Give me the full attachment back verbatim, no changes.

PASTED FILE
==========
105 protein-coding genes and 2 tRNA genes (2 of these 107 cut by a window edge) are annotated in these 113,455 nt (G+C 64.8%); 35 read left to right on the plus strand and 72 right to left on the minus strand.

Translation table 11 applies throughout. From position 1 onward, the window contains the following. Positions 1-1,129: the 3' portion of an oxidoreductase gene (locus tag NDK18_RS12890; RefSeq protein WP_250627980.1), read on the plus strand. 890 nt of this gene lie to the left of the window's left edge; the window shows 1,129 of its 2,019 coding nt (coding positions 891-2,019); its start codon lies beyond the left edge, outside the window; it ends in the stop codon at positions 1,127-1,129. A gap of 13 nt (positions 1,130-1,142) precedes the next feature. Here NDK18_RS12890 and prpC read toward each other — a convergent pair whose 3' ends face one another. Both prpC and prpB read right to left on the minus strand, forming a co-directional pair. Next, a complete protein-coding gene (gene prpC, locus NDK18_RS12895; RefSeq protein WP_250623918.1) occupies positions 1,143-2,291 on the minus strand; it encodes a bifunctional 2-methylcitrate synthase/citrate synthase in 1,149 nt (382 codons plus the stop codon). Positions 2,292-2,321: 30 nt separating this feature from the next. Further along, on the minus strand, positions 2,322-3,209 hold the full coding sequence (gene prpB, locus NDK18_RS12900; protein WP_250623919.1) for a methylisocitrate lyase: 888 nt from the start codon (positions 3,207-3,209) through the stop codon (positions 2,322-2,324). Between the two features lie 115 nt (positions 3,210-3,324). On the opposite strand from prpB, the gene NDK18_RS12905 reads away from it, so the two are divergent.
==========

105 protein-coding genes and 2 tRNA genes (2 of these 107 cut by a window edge) are annotated in these 113,455 nt (G+C 64.8%); 35 read left to right on the plus strand and 72 right to left on the minus strand.

Translation table 11 applies throughout. From position 1 onward, the window contains the following. Positions 1-1,129: the 3' portion of an oxidoreductase gene (locus tag NDK18_RS12890; RefSeq protein WP_250627980.1), read on the plus strand. 890 nt of this gene lie to the left of the window's left edge; the window shows 1,129 of its 2,019 coding nt (coding positions 891-2,019); its start codon lies beyond the left edge, outside the window; it ends in the stop codon at positions 1,127-1,129. A gap of 13 nt (positions 1,130-1,142) precedes the next feature. Here NDK18_RS12890 and prpC read toward each other — a convergent pair whose 3' ends face one another. Both prpC and prpB read right to left on the minus strand, forming a co-directional pair. Next, a complete protein-coding gene (gene prpC, locus NDK18_RS12895; RefSeq protein WP_250623918.1) occupies positions 1,143-2,291 on the minus strand; it encodes a bifunctional 2-methylcitrate synthase/citrate synthase in 1,149 nt (382 codons plus the stop codon). Positions 2,292-2,321: 30 nt separating this feature from the next. Further along, on the minus strand, positions 2,322-3,209 hold the full coding sequence (gene prpB, locus NDK18_RS12900; protein WP_250623919.1) for a methylisocitrate lyase: 888 nt from the start codon (positions 3,207-3,209) through the stop codon (positions 2,322-2,324). Between the two features lie 115 nt (positions 3,210-3,324). On the opposite strand from prpB, the gene NDK18_RS12905 reads away from it, so the two are divergent.